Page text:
Father of love and power

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1. Father of love and power,
Guard Thou our evening hour,
Shield with Thy might;
For all Thy care this day
Our grateful thanks we pay,
And to our Father pray,
Bless us tonight!

2. Jesus, Emmanuel,
Come, in Thy love to dwell
In hearts contrite.
For all our sins we grieve,
But we Thy grace receive,
And in Thy Word believe;
Bless us tonight!

3. Spirit of holiness,
Gentle, transforming, grace,
Indwelling Light!
Soothe Thou each weary breast,
Now let Thy peace possessed
Calm us to perfect rest;
Bless us tonight!

Source: The Cyber Hymnal #1548

Author: George Rawson

Born: June 5, 1807, Leeds, England. Died: March 25, 1889, Clifton, England. Buried: Arno’s Vale Cemetery, Bristol, England. Pseudonym: A Leeds Layman. Rawson, George, was born June 5, 1807, at Leeds, in which town he practised for many years as a solicitor. In 1853 he assisted the Congregational ministers of Leeds in the compilation of Psalms, Hymns, and Passages of Scripture for Christian Worship, a volume commonly known as the Leeds Hymn-book. Mr. Rawson was a member of the Congregational body. In 1858 he also assisted Rev. Dr. Green and other Baptist ministers in the preparation of Psalms and Hymns for the use of the Baptist Denomination. A number of Mr. Rawson's own compositions first appeared in this and in the Leeds Hymn-boo… Go to person page >

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First Line: Father of love and power
Author: George Rawson


Father of love and power. G. Rawson. [Evening.] First published in theLeeds Hymn Book, 1853, No. 761, in 3 stanzas of 7 lines, again in the Baptist Psalms and Hymns, 1858-1880, No. 917, and others; and in his Hymns, &c, 1876, No. 51. In a manuscript note to this hymn (in the editor's copy) in the last named work, the author, finding that he had unconsciously given three lines from Marriott's "Thou Whose Almighty Word," in stanza iii.,has substituted the following stanza:—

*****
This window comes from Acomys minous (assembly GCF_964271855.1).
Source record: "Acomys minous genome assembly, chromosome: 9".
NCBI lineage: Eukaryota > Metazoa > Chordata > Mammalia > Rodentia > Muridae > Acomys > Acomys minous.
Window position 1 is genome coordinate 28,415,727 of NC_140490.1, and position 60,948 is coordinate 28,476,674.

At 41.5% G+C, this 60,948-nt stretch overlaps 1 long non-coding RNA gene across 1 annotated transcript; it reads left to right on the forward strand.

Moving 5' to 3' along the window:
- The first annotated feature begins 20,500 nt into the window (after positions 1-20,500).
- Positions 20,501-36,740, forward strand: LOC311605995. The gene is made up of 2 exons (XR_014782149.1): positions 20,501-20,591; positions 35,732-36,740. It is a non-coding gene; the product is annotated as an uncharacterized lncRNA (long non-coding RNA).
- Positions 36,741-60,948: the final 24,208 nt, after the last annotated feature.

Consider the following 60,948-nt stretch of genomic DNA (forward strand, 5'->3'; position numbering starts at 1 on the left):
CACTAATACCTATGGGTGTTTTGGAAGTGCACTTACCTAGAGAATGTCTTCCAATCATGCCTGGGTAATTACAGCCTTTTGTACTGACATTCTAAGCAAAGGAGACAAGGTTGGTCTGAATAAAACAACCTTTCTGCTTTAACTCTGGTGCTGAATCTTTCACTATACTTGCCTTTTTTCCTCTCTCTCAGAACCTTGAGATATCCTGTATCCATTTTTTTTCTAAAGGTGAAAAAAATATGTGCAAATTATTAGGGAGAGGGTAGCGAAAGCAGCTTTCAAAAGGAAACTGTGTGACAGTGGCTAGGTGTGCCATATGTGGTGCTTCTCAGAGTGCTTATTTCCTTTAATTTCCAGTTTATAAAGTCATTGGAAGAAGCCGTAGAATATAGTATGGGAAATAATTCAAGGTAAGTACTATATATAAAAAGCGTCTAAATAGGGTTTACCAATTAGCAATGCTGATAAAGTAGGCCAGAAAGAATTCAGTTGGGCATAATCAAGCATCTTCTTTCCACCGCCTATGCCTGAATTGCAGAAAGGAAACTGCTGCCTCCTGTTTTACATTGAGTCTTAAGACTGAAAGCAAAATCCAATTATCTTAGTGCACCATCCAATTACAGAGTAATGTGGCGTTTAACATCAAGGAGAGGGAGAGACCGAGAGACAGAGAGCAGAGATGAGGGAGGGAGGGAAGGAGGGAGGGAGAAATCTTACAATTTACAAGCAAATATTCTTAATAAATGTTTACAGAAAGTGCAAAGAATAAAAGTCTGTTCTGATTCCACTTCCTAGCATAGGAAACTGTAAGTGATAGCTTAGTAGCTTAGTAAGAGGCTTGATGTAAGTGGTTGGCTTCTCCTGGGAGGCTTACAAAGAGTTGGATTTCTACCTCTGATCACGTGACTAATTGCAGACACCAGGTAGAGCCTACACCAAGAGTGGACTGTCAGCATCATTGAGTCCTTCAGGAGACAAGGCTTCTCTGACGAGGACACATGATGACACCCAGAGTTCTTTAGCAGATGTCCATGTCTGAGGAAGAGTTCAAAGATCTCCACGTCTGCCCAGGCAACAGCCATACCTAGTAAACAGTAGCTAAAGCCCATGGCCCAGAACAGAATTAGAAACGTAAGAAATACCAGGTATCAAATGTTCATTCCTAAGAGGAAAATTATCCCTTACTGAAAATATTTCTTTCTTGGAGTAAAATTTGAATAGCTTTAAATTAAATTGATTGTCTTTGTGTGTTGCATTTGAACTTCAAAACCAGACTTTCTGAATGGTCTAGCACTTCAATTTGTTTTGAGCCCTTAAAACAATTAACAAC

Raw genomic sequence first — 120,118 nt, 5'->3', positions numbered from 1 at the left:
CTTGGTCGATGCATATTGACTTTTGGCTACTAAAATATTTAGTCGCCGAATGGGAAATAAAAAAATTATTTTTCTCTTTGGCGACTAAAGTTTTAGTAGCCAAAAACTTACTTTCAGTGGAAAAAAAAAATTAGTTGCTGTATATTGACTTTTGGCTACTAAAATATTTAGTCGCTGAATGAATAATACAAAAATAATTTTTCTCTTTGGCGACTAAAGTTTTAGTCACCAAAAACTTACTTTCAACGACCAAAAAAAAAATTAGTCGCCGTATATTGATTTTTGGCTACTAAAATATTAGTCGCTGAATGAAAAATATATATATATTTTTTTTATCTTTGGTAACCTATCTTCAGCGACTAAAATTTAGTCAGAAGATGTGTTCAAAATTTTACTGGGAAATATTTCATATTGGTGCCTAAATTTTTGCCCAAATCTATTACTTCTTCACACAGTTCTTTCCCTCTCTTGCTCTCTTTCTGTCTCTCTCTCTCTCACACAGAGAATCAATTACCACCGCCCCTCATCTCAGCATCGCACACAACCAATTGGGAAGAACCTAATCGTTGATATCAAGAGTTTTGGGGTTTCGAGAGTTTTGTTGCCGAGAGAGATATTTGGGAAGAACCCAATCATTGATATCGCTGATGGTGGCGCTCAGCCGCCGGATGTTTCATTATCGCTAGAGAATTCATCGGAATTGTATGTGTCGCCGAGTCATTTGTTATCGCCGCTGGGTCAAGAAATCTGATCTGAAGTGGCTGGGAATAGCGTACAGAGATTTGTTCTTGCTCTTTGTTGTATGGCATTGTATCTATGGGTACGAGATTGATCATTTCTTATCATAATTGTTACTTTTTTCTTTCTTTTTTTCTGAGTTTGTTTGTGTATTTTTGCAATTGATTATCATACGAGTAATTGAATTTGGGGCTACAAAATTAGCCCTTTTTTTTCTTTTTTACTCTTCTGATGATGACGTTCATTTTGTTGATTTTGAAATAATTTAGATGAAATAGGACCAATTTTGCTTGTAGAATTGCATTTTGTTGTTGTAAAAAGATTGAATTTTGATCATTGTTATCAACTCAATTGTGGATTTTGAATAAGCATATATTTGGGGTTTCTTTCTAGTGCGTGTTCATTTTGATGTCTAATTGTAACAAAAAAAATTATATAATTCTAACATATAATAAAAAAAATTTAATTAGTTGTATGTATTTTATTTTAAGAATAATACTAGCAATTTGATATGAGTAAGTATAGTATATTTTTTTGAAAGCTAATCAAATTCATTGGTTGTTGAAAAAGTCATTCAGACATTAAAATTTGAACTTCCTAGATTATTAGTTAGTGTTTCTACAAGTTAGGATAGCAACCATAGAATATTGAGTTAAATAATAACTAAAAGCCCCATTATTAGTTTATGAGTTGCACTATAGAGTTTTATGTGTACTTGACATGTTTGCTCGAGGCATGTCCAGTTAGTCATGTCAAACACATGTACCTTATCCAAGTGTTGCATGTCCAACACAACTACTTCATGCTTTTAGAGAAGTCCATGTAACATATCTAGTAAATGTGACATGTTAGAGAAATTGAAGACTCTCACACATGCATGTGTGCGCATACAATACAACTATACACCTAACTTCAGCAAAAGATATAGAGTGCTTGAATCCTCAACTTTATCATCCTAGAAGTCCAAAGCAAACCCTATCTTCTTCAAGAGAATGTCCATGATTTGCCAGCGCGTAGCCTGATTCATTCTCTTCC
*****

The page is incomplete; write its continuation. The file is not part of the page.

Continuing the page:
"Spirit of holiness,
Gentle transforming Grace,
Indwelling Light;
Soothe Thou each weary breast,
Now let Thy peace possessed,
Calm us to perfect rest,—
Bless us to-night."

This, together with stanzas i. and ii. in his Hymns, &c, constitute the author's revised text. In Skinner's Daily Service Hymnal, 1864, No. 28, the text is considerably altered, a doxology is added, and the whole is attributed to "C.L.," i.e. Christian Lyrics, 1860.

--John Julian, Dictionary of Hymnology (1907)





Felice de Giardini (b. Turin, Italy, 1716; d. Moscow, Russia, 1796) composed ITALIAN HYMN in three parts for this text at the request of Selina Shirley, the famous evangelically minded Countess of Huntingdon. Giardini was living in London at the time and contributed this tune and three others to Mar…

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The Cyber Hymnal #1548
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